George says: Grow peas and beans in containers

Every time I look at the exhibits of peas and beans at the Bibury Village Show (above), I am reminded of my complete failure to grow runner beans. I've tried several times, but they always end up getting eaten by slugs before they've had time to start growing up the canes.
So the idea of growing them in a container - particularly a large pot that I can stand on gravel to deter the slugs - is one that really appeals to me.
The other thing that peas and beans remind me of is an old folk song we used to sing at primary school. It's called "Oats, peas, beans and barley grow" (sometimes "Oats and beans and barley grow"), and it basically tells the story of how the farmer grows his crop, with actions for each verse as he sows, waters and harvests. As a singing game, it's popular in America as well as in the UK.
In every verse, the farmer "stamps his feet and claps his hands, turns around to view his lands". I read somewhere that this is possibly a reference to Morris dancing, and that the stamping and clapping is intended to drive evil spirits from the land. I wonder if it works for slugs? Anyway, here's George:

What can be more delightful than picking your own vegetables then cooking and serving them within 30 minutes? That’s what’s called fresh, fresh, fresh.
To get started soak your seeds in a bowl of water for 24 hours to soften the skins. Then place one bean in a 9cm pot, and peas 3 to a pot. In 14 days shoots will appear, but grow them on until the plants are of a size ready to be inserted in a container.
Select a container with a diameter of around 24 inches (60cms), then fill with John Innes No 3. Select six canes for the beans to run up, place in the container in a wigwam shape, then plant 12 plants one each side of the canes. For peas put a number of pea sticks as a bushy feature then plant in 12 pots of peas, water in well and await growth.
The beans will run up the canes quickly and will soon flower. You then need the bees to pollinate. If you find that the bees have not been around in sufficient numbers, dissolve some sugar in water, put it in a sprayer, then spray over the beans. This will attract the bees.
The peas will look after themselves with the feelers clinging to the pea sticks.
When the plants have grown at a pace you will need to apply a high nitrogen feed around twice a week when watering to sustain growth .
Be careful to be sure your plants are wet because on rainy days the water will run down the heavy foliage and down the outside of the container. If the foliage turns yellow, the first thing to check is the wetness of the compost. If it's dry, the plant will be stressed, and if it's boggy the plant has been over watered.
For best results plant your seeds FIRST WEEK IN MAY. Don’t forget that a sharp frost can kill off your plants.
Place containers in a nice sunny position, and within a month your beans or peas will be forming in bunches.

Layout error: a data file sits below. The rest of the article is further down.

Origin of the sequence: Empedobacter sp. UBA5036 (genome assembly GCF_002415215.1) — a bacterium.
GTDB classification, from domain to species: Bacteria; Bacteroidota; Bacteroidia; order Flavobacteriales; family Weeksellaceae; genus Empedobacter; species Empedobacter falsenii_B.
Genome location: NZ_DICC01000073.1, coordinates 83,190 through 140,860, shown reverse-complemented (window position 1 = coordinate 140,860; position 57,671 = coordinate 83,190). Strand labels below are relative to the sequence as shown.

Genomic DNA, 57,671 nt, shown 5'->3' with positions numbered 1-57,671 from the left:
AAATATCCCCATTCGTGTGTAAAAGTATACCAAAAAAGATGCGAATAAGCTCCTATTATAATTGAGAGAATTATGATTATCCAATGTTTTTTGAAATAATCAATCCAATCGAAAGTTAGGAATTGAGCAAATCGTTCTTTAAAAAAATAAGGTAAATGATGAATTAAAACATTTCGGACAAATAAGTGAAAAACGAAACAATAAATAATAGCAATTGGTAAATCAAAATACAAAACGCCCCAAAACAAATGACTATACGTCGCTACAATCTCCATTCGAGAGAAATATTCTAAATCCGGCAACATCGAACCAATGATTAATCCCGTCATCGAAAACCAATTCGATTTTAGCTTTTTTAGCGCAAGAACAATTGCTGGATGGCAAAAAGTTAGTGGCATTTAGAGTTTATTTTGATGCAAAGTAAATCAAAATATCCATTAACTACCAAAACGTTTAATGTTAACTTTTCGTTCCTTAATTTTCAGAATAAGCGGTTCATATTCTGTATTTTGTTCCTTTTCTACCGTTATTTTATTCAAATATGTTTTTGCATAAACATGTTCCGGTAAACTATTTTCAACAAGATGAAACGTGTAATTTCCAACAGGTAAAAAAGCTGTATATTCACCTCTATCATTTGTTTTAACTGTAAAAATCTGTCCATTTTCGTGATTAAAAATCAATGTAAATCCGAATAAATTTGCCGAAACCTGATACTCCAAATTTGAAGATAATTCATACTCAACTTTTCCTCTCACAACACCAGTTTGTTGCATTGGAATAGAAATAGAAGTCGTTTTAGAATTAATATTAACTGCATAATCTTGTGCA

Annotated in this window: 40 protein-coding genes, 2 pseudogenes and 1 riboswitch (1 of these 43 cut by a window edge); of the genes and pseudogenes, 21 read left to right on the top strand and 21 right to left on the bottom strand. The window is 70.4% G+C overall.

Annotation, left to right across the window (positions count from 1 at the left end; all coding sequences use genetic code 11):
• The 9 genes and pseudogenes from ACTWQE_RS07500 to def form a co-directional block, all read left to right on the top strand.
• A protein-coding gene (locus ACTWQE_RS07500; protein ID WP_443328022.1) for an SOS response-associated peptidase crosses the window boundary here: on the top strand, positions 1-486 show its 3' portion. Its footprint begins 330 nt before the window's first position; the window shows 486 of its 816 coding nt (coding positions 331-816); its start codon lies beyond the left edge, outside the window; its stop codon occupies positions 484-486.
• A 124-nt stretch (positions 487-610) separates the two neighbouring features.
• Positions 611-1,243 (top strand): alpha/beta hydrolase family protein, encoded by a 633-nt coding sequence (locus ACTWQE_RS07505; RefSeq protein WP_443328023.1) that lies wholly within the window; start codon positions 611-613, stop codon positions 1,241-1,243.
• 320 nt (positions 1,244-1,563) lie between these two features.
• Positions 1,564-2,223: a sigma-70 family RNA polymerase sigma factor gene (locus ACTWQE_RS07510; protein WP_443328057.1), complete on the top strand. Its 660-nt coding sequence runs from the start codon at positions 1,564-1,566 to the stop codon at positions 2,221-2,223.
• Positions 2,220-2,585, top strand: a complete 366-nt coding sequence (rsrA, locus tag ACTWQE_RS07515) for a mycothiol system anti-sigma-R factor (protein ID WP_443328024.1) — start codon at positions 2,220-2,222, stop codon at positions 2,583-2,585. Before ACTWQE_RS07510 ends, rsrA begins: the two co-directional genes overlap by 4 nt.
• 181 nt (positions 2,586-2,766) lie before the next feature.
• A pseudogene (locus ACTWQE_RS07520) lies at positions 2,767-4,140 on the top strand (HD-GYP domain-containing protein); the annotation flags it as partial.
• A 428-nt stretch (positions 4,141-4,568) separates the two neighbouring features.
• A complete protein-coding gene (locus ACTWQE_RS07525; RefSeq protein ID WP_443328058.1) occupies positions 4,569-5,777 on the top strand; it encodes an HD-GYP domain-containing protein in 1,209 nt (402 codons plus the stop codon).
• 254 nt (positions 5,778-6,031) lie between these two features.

Pick them straight off the plant and put them into the pot. One container will keep two people supplied throughout the season. You could be having beans and peas every day or giving some away. Enjoy your own vegetables!


I often wonder how you are but have missed that you have been posting. Though who is George?

I am in the 'shielded' group so am not to go outside at all so I am trying to do my allotment 'long distance' through others. My runner beans started off very well. I germinated them too early by mistake (I got carried away when I was sowing tomato seeds) and they grew well for a while but got very battered when they were being transferred to the plot and died. I've started again! But in previous years I've grown them in quite big pots to start with - till their stems are a bit woody and unattractive to slugs and their leaves quite high in the air - and have found that once they have got established in the ground after that they grow really well and slug-free. (Peas have been a bit more hit and miss.)

Hope the restrictions of the coronavirus are not making you too miserable.
VP said…
I'm growing mange tout this year in my lovely new large container designed to replace a little bit of the allotment. It's earmarked for pumpkins and I suddenly had a brainwave a couple of weeks ago that I can also grow peas in the back there in the form of a modified 3 sisters planting. I won't have sweetcorn to complete the trio, but I have pressed some of the lovely ironwork I've been buying at Malvern shows into service for the prettiest pea sticks ever :)
Lucy, how lovely to hear from you! George (Blackwell) is a member of the village gardening group. His family used to breed fuchsias, and owned a big garden centre and wholesale nursery in Swindon. He's self-isolating, so we thought using my blog to provide newsletters for the garden club would be a good way of keeping him amused.
VP, that sounds amazing. Is that on your blog? I must head over and have a look.
VP said…
Not yet, but a blog post is earmarked for very soon...

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